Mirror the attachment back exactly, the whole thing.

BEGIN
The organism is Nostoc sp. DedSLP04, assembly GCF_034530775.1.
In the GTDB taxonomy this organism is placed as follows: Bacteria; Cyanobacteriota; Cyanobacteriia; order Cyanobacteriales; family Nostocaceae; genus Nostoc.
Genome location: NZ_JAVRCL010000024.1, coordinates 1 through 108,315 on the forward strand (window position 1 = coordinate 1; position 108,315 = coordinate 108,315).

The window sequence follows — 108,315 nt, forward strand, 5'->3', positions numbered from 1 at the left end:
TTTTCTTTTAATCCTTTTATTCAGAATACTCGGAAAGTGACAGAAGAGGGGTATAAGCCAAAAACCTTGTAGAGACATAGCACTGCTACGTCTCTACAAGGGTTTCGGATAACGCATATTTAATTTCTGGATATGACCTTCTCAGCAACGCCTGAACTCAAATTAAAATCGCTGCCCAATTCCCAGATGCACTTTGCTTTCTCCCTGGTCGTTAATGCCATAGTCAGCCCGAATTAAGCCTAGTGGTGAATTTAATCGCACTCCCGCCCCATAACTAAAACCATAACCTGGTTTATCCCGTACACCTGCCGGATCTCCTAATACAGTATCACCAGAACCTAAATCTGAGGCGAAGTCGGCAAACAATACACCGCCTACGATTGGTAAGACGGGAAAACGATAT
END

The organism is Nostoc sp. DedSLP04, assembly GCF_034530775.1.
In the GTDB taxonomy this organism is placed as follows: Bacteria; Cyanobacteriota; Cyanobacteriia; order Cyanobacteriales; family Nostocaceae; genus Nostoc.
Genome location: NZ_JAVRCL010000024.1, coordinates 1 through 108,315 on the forward strand (window position 1 = coordinate 1; position 108,315 = coordinate 108,315).

The window sequence follows — 108,315 nt, forward strand, 5'->3', positions numbered from 1 at the left end:
TTTTCTTTTAATCCTTTTATTCAGAATACTCGGAAAGTGACAGAAGAGGGGTATAAGCCAAAAACCTTGTAGAGACATAGCACTGCTACGTCTCTACAAGGGTTTCGGATAACGCATATTTAATTTCTGGATATGACCTTCTCAGCAACGCCTGAACTCAAATTAAAATCGCTGCCCAATTCCCAGATGCACTTTGCTTTCTCCCTGGTCGTTAATGCCATAGTCAGCCCGAATTAAGCCTAGTGGTGAATTTAATCGCACTCCCGCCCCATAACTAAAACCATAACCTGGTTTATCCCGTACACCTGCCGGATCTCCTAATACAGTATCACCAGAACCTAAATCTGAGGCGAAGTCGGCAAACAATACACCGCCTACGATTGGTAAGACGGGAAAACGATAT